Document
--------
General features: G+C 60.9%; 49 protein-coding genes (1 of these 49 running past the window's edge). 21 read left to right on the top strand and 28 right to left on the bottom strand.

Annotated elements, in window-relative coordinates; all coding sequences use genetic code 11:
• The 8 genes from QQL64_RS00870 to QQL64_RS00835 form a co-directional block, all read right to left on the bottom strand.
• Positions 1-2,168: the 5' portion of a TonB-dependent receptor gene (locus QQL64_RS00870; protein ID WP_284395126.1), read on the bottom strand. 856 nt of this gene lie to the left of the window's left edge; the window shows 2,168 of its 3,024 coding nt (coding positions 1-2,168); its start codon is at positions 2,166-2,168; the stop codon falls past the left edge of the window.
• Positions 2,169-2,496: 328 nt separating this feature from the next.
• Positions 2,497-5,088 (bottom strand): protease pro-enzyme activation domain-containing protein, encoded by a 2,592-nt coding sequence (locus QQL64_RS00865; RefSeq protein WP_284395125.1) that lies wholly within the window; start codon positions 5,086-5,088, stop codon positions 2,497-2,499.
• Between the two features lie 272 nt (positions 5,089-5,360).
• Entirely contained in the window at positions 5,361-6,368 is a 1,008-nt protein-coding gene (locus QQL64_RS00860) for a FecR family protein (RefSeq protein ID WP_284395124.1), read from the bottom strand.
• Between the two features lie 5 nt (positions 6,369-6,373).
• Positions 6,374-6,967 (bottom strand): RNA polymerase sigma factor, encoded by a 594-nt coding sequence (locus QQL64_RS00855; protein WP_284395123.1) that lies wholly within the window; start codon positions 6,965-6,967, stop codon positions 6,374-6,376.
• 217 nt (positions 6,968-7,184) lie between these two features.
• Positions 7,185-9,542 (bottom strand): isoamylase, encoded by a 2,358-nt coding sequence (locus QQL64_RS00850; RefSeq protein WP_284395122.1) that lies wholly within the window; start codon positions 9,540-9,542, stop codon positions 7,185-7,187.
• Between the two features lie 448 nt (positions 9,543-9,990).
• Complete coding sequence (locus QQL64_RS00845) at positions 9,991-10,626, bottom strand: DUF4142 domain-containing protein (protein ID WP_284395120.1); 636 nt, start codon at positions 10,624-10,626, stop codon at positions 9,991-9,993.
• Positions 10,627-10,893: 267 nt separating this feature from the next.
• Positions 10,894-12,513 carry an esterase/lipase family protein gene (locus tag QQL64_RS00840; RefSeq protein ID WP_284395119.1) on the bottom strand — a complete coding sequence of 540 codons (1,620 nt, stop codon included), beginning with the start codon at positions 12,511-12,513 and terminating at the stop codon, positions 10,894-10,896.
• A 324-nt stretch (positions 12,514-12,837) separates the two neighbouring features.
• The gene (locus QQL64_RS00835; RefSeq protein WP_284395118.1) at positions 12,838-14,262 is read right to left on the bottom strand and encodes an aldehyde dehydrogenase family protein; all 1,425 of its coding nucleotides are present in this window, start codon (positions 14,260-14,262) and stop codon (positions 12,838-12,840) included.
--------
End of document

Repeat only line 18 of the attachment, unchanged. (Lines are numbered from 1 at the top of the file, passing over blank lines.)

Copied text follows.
• The gene (locus QQL64_RS00835; RefSeq protein WP_284395118.1) at positions 12,838-14,262 is read right to left on the bottom strand and encodes an aldehyde dehydrogenase family protein; all 1,425 of its coding nucleotides are present in this window, start codon (positions 14,260-14,262) and stop codon (positions 12,838-12,840) included.